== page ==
Motto: Instaurator ruinae
Motto Translation: A repairer of ruin.
- Innes, Thomas and Learney. Scots Heraldry A Practical Handbook on the Historical Principles and Mordern Application of the Art and Science. London: Oliver and Boyd, 1934. Print.
- Dorward, David. Scottish Surnames. Glasgow: Harper Collins, 1995. Print.
- Burke, John Bernard Ed. The Roll of Battle Abbey. Baltimore: Genealogical Publishing. Print.
- Holt, J.C. Ed. Domesday Studies. Woodbridge: Boydell, 1987. Print. (ISBN 0-85115-477-8).
- Best, Hugh. Debrett's Texas Peerage. New York: Coward-McCann, 1983. Print. (ISBN 069811244X).
- Leeson, Francis L. Dictionary of British Peerages. Baltimore: Genealogical Publishing, 1986. Print. (ISBN 0-8063-1121-5).
- Adam, Frank. Clans Septs and Regiments of the Scottish Highlands 8th Edition. London: Bacon (G.W.) & Co, 1970. Print. (ISBN 10-0717945006).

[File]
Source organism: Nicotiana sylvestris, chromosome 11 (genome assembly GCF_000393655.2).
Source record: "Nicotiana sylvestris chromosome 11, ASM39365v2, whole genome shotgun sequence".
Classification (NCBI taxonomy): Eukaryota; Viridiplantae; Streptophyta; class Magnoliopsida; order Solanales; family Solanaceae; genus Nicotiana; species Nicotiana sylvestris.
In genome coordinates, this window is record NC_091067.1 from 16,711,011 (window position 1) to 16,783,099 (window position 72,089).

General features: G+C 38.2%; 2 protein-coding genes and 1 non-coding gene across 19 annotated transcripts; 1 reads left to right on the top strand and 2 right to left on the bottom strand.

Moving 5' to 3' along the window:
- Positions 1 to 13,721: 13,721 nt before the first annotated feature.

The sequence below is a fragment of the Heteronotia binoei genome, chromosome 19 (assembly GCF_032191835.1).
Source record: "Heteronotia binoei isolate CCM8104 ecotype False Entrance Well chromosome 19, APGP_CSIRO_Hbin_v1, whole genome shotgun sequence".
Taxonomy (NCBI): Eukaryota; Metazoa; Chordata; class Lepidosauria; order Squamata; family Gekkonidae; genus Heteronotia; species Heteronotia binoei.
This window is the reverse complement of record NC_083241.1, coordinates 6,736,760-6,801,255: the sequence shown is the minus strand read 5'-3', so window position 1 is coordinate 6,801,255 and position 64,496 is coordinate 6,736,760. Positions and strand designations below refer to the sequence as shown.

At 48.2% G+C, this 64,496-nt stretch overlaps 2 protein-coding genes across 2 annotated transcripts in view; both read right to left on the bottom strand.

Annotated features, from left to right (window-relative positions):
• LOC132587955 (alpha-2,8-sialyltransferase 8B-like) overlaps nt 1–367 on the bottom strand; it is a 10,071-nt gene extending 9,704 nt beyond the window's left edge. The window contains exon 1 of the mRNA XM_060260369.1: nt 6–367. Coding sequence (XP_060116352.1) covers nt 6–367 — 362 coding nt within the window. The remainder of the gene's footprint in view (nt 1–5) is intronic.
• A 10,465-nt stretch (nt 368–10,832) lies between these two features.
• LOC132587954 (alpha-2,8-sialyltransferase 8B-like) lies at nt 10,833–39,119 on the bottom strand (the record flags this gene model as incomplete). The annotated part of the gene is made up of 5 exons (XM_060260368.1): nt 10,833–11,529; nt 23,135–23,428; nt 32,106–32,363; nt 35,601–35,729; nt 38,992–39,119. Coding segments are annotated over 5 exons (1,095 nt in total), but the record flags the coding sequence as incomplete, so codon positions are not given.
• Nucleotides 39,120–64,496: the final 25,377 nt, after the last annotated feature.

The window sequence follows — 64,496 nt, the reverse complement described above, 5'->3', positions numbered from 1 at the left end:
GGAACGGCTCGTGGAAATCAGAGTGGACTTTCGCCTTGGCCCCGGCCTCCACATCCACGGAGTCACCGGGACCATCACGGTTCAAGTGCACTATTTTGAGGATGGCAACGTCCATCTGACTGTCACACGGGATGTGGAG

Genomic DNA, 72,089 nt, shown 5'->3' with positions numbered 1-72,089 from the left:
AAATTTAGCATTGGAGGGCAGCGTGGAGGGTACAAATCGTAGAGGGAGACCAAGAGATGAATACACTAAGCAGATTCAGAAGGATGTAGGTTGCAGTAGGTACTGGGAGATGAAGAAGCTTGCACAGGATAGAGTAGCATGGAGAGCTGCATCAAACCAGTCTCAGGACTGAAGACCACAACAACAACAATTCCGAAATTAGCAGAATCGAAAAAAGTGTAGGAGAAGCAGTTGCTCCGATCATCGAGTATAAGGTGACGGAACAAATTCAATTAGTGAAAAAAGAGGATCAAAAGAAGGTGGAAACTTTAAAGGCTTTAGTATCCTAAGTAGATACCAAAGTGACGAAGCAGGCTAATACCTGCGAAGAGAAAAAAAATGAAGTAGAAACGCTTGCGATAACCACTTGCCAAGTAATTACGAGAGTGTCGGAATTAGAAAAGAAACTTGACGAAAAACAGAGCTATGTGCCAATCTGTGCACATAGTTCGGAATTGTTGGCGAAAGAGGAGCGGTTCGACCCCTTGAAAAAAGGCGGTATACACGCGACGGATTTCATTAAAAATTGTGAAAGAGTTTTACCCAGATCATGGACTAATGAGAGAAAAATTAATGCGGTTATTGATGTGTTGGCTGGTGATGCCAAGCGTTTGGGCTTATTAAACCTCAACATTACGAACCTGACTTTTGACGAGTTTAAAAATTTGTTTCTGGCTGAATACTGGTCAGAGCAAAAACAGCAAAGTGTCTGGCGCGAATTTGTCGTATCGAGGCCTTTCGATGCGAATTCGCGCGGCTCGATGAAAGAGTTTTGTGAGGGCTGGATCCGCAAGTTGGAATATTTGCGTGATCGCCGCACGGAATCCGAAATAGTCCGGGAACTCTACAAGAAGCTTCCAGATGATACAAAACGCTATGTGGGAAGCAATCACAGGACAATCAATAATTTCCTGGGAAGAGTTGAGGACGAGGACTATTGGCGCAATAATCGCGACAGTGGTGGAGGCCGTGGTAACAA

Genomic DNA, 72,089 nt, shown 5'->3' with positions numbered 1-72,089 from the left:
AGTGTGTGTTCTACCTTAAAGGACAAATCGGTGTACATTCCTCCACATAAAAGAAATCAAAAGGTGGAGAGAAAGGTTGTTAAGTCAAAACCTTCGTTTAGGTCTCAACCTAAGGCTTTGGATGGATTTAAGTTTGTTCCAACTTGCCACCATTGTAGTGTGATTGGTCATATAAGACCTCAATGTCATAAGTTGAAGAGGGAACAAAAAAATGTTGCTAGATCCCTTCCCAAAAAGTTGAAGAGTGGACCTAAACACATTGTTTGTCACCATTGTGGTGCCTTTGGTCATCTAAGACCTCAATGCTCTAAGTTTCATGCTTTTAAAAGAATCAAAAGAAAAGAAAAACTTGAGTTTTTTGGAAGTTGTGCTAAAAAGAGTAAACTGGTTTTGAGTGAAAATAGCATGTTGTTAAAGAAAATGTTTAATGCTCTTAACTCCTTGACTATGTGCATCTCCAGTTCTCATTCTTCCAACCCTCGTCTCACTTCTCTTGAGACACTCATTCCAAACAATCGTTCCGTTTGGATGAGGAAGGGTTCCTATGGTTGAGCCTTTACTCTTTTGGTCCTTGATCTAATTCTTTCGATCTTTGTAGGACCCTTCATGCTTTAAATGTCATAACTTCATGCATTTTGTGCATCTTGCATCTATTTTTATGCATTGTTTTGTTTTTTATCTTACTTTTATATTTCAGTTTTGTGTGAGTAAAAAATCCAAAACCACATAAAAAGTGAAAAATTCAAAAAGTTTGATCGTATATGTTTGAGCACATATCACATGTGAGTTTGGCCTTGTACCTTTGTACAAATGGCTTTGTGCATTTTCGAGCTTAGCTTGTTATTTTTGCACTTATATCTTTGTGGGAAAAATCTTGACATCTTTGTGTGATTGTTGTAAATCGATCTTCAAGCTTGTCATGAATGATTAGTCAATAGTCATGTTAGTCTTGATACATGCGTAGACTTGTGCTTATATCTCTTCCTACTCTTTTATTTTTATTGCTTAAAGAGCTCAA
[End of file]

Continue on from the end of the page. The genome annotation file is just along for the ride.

- Paul, Sir James Balfour. An Ordinary of Arms Contained in the Public Register of All Arms and Bearings in Scotland Second Edition. Baltimore: Genealogical Publishing, 1903. Print.
- Warner, Philip Warner. Famous Scottish Battles. New York: Barnes and Noble, 1996. Print. (ISBN 0-76070-004-4).
- The Norman People and Their Existing Descendants in the British Dominions and the United States Of America. Baltimore: Genealogical Publishing, 1975. Print. (ISBN 0-8063-0636-X).
The Forsythe Family Crest was acquired from the Houseofnames.com archives. The Forsythe Family Crest was drawn according to heraldic standards based on published blazons. We generally include the oldest published family crest once associated with each surname.
This page was last modified on 23 November 2015 at 09:51.